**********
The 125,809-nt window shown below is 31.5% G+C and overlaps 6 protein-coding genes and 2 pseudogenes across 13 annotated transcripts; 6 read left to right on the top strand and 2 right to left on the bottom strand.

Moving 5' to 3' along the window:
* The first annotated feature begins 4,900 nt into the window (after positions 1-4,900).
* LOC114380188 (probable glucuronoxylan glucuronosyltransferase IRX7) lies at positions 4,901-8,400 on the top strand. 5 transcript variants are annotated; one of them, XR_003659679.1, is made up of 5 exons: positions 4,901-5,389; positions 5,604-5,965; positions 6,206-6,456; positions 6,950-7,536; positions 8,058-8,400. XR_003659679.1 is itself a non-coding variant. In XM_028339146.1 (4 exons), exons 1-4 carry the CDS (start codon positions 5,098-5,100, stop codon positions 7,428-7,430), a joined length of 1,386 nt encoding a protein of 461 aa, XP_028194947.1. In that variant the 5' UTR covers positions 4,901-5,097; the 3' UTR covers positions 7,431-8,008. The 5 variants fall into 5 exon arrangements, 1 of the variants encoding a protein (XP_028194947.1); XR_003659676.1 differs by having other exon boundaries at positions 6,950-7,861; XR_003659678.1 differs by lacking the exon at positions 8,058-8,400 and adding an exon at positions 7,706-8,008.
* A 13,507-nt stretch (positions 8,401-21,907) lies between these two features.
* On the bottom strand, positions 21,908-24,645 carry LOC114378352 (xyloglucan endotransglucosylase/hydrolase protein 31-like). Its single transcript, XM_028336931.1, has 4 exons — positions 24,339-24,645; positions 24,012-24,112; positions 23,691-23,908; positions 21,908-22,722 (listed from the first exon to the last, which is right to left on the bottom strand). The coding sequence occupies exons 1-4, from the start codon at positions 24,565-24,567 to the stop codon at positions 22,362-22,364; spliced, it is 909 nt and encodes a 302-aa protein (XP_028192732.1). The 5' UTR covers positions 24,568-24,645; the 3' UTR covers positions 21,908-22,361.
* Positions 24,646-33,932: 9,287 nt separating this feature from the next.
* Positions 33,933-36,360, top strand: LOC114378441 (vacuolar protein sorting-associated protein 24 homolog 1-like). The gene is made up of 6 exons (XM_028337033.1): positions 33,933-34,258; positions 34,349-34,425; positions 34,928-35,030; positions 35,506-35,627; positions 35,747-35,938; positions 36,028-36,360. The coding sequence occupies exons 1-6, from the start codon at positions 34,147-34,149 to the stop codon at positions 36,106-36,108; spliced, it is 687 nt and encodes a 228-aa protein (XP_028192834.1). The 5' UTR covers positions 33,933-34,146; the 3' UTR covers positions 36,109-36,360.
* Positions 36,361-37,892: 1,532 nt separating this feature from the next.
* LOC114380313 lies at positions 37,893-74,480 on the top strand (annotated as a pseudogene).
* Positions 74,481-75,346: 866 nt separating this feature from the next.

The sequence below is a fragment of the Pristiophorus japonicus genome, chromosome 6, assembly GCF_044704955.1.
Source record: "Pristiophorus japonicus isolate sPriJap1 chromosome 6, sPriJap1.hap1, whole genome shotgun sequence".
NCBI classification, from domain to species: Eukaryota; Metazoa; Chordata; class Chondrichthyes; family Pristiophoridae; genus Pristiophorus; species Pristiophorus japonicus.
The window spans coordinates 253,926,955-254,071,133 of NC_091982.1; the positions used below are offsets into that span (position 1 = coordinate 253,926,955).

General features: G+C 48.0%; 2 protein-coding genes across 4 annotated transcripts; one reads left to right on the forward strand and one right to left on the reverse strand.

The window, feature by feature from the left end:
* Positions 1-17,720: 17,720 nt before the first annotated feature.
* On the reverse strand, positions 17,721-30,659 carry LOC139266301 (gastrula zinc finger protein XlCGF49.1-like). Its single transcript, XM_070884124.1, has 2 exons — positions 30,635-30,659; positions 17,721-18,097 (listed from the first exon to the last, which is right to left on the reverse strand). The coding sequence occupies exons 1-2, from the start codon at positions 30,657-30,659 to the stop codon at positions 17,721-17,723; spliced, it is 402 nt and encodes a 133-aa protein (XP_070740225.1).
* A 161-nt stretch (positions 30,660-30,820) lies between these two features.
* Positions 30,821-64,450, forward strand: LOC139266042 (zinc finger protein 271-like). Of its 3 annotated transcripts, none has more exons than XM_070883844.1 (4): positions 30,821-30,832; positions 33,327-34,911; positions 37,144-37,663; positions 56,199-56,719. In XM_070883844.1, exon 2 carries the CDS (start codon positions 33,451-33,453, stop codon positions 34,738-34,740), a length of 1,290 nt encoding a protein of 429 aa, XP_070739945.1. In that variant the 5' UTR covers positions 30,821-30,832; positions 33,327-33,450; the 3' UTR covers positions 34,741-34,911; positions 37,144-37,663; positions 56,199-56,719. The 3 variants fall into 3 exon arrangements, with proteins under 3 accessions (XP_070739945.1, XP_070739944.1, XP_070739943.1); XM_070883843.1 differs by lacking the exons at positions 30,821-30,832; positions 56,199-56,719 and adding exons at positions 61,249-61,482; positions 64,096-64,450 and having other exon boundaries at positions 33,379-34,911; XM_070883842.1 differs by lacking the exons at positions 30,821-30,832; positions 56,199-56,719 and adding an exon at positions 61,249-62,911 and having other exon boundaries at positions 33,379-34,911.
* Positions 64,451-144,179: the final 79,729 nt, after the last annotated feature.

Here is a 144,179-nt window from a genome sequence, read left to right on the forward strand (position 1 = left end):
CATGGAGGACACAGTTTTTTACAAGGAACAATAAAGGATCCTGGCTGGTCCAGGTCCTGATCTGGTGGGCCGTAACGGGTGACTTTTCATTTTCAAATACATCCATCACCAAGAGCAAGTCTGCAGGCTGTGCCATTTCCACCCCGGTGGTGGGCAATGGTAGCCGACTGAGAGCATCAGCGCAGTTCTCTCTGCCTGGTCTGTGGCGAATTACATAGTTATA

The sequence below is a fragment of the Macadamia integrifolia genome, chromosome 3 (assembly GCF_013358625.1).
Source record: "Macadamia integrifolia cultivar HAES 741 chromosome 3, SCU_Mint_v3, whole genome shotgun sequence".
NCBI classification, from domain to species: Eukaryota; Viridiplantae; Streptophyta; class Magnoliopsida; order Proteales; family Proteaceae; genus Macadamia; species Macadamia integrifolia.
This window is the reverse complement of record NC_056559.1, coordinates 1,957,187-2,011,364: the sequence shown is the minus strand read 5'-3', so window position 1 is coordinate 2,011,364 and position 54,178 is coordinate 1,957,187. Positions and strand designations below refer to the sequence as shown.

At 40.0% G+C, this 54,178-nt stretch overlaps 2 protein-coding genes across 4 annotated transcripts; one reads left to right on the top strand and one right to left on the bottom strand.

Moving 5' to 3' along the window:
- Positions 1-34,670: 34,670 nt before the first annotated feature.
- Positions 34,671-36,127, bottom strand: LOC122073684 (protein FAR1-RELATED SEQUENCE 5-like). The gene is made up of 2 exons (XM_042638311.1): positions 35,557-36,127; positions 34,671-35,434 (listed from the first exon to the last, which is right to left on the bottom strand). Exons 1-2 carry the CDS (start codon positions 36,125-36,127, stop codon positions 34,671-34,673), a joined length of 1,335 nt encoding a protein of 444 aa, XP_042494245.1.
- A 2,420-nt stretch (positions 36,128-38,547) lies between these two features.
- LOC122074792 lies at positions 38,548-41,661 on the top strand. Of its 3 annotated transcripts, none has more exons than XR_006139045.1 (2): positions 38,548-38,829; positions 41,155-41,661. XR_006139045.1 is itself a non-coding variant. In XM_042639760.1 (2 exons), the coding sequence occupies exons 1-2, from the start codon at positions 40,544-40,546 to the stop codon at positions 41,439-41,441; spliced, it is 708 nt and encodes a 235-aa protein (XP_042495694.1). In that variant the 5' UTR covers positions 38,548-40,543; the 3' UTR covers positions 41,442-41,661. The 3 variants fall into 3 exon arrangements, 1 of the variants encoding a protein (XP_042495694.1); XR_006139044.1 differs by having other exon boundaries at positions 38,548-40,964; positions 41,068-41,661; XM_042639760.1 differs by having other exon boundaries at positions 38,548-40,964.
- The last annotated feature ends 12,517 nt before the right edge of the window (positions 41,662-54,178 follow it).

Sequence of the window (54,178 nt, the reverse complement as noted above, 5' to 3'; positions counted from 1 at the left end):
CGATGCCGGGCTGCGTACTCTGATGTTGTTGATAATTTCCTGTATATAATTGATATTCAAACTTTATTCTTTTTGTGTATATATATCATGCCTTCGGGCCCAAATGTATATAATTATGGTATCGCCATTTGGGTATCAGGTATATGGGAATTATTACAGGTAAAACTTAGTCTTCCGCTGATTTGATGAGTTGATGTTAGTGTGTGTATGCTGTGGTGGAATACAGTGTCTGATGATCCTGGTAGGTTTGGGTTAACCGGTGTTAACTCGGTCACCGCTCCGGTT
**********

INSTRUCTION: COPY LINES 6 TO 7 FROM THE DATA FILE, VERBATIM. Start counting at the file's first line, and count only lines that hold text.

* On the bottom strand, positions 21,908-24,645 carry LOC114378352 (xyloglucan endotransglucosylase/hydrolase protein 31-like). Its single transcript, XM_028336931.1, has 4 exons — positions 24,339-24,645; positions 24,012-24,112; positions 23,691-23,908; positions 21,908-22,722 (listed from the first exon to the last, which is right to left on the bottom strand). The coding sequence occupies exons 1-4, from the start codon at positions 24,565-24,567 to the stop codon at positions 22,362-22,364; spliced, it is 909 nt and encodes a 302-aa protein (XP_028192732.1). The 5' UTR covers positions 24,568-24,645; the 3' UTR covers positions 21,908-22,361.
* Positions 24,646-33,932: 9,287 nt separating this feature from the next.